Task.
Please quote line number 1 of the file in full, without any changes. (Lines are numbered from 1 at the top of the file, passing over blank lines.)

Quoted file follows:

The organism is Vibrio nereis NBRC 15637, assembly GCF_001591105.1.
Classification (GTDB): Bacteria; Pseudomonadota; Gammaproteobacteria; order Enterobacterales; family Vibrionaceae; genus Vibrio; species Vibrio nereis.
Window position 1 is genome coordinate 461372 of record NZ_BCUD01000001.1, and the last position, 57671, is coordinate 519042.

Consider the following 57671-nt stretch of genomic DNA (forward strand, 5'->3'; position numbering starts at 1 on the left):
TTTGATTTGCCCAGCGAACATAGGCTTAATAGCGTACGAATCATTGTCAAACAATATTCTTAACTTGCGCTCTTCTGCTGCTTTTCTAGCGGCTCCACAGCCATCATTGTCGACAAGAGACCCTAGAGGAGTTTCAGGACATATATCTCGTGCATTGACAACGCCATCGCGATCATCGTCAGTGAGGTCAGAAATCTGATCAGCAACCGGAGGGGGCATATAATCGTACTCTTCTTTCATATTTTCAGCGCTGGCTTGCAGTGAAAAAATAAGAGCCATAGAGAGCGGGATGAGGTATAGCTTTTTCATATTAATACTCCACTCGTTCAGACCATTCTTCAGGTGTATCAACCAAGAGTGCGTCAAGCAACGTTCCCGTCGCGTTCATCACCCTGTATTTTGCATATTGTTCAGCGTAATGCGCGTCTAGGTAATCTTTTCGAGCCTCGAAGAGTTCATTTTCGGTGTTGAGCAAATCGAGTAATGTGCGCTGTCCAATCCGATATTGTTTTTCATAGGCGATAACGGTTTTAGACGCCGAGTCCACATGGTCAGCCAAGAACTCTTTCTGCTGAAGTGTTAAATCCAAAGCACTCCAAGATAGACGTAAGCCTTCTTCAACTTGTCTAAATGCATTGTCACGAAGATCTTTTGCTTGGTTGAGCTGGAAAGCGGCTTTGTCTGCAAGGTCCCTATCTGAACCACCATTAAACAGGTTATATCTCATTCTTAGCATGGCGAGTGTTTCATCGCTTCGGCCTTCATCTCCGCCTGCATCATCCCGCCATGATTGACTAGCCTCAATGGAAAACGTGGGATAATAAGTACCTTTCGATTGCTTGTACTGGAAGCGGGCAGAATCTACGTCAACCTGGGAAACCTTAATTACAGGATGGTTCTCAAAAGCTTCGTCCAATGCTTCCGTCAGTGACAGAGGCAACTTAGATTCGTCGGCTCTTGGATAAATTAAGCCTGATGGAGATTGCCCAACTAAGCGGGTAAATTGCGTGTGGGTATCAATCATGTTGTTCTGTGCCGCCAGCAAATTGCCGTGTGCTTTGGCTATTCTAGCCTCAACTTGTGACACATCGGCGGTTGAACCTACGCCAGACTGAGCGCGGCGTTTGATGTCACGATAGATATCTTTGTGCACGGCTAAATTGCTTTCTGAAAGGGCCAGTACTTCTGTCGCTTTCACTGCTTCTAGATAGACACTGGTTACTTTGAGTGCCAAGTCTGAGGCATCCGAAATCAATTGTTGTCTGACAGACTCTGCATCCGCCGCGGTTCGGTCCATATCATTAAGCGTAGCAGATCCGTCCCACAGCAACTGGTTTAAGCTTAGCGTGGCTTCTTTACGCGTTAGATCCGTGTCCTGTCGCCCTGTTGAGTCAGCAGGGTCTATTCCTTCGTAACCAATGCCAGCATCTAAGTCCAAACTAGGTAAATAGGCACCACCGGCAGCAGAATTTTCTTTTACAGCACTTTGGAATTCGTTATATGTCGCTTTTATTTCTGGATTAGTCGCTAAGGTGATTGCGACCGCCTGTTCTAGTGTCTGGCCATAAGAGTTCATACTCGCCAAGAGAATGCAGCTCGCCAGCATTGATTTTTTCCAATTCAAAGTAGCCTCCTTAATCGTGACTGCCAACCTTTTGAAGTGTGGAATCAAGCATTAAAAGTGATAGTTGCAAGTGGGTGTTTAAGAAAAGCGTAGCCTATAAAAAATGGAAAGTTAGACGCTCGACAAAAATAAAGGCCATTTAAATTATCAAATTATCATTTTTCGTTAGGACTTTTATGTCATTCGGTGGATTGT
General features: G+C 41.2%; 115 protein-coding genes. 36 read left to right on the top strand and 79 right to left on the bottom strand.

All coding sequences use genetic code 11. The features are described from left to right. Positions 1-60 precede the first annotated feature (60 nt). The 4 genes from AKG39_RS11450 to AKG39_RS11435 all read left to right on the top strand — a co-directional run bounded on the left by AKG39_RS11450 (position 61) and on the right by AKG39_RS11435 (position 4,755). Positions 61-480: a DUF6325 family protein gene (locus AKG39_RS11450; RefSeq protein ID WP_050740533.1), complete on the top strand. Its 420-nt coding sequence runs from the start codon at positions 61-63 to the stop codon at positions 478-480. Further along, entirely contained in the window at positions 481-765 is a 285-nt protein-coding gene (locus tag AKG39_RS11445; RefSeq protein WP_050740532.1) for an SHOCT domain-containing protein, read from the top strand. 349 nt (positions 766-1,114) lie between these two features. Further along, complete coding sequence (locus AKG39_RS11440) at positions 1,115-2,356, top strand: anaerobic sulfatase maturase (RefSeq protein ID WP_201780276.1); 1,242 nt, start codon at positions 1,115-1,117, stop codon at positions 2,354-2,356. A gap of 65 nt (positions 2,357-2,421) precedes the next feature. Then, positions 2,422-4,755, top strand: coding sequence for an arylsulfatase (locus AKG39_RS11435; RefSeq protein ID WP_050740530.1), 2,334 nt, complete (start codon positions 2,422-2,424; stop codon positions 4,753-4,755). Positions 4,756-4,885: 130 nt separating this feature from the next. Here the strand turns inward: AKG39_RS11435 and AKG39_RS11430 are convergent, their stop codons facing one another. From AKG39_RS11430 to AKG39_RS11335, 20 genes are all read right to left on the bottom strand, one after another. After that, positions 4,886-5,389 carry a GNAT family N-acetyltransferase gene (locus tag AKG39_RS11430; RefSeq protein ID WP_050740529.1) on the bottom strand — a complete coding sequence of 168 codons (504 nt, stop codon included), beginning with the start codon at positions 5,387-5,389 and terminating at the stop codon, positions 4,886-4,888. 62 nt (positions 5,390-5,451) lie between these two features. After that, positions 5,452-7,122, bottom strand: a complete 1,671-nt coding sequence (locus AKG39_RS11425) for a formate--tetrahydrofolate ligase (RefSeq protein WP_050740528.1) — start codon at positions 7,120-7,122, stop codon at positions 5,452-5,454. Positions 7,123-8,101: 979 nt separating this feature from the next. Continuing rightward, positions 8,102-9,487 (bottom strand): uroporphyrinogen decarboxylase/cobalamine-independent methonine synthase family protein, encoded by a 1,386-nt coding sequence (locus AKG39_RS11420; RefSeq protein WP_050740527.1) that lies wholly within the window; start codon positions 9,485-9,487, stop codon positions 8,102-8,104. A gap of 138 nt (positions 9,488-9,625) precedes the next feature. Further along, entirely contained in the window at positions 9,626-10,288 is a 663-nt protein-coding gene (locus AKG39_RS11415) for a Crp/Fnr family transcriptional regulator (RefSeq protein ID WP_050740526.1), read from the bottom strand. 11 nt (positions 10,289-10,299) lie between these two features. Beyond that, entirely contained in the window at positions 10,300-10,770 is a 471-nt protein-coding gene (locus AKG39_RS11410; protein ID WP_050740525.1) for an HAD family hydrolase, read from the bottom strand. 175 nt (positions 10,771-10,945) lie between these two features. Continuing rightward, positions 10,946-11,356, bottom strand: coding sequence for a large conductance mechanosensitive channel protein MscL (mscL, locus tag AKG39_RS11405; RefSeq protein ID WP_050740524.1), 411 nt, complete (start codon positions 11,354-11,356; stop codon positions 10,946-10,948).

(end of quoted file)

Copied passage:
The organism is Vibrio nereis NBRC 15637, assembly GCF_001591105.1.